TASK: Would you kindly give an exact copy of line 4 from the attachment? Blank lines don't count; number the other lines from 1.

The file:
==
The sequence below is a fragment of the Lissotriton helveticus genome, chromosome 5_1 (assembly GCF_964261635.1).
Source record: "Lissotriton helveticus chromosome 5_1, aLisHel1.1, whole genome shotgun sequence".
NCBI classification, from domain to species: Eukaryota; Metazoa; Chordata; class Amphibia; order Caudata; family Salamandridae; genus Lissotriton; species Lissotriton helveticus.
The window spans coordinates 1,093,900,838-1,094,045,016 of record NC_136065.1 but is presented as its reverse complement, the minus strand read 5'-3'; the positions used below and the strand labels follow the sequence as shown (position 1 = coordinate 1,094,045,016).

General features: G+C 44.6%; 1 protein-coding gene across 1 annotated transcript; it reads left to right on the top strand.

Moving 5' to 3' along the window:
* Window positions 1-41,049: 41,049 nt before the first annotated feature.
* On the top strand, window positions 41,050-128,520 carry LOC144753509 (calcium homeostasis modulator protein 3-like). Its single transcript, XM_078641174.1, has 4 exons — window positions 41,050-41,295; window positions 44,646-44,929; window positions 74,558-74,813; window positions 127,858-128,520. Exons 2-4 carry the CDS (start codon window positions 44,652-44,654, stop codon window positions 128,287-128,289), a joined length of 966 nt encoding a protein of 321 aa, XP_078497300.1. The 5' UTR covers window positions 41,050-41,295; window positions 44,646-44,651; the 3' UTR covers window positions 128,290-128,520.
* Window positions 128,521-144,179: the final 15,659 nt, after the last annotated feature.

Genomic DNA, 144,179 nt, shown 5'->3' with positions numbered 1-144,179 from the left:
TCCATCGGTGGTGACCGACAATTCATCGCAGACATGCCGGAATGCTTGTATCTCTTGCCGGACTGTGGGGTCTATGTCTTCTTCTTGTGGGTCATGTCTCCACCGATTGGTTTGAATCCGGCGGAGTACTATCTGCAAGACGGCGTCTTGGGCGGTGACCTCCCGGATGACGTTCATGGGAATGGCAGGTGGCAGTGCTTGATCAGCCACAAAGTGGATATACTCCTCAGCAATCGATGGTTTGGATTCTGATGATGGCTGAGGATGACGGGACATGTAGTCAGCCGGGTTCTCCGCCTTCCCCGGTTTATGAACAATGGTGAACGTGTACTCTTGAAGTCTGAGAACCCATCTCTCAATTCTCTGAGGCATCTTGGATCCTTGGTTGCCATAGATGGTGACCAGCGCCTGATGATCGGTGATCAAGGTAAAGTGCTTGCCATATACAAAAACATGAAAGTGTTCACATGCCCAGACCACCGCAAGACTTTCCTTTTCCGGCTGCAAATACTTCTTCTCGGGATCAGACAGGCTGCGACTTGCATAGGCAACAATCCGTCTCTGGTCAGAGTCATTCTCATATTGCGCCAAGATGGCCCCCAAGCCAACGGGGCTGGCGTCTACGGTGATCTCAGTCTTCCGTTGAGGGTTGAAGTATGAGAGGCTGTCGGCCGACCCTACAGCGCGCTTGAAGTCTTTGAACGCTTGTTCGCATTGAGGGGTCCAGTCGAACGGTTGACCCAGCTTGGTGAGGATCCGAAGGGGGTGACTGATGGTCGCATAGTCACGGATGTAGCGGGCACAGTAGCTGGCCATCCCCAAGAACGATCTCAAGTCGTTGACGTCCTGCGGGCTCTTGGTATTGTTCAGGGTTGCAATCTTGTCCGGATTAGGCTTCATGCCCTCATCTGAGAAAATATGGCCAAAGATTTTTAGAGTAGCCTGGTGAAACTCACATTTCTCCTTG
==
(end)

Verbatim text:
The window spans coordinates 1,093,900,838-1,094,045,016 of record NC_136065.1 but is presented as its reverse complement, the minus strand read 5'-3'; the positions used below and the strand labels follow the sequence as shown (position 1 = coordinate 1,094,045,016).